The evening sky over the Northern Hemisphere treated stargazers to a once-in-a-lifetime illusion on Monday as the solar system’s two biggest planets appeared to meet in a celestial alignment that astronomers call the “Great Conjunction.”

The rare spectacle resulted from a near convergence of the orbits of Jupiter and Saturn that happened to coincide with Monday’s winter solstice, the shortest day of the year. For those able to observe the alignment in clear skies, the two frozen-gas spheres appeared closer and more vibrant – almost as a single point of light – than at any time in 800 years.

Jupiter – the brighter and larger of the pair – has been gradually nearing Saturn in the sky for weeks as the two planets proceed around the sun, each in its own lane of an enormous celestial racetrack, said Henry Throop, an astronomer at National Aeronautics and Space Administration headquarters in Washington.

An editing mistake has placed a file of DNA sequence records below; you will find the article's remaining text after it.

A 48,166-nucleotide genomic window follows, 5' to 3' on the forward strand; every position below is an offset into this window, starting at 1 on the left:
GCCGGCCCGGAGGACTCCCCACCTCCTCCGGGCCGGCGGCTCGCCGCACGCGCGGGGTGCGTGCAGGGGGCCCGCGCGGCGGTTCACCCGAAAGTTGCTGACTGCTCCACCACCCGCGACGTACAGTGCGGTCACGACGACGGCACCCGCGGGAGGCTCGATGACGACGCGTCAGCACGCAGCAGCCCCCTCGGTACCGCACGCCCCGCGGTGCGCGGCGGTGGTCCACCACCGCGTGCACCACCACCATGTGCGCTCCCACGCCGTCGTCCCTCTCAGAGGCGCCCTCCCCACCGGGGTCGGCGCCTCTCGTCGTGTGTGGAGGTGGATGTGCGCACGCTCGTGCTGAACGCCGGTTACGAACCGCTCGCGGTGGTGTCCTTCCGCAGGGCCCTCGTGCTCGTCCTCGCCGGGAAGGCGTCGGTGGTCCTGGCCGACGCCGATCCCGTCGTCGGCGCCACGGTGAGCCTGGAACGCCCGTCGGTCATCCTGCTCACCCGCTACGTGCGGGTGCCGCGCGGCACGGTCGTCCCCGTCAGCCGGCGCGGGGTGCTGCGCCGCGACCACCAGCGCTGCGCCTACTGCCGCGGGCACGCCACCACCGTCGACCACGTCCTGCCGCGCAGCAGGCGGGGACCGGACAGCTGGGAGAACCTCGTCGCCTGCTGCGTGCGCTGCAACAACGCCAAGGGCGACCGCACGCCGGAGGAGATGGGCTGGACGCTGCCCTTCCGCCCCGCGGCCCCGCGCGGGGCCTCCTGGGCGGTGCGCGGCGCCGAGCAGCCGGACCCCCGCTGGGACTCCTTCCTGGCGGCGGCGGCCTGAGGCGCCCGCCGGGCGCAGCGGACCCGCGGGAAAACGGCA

“From our vantage point, well be able to be to see Jupiter on the inside lane, approaching Saturn all month and finally overtaking it on Dec. 21, Throop said in a statement last week.

This post first appeared on Thesun.co.uk

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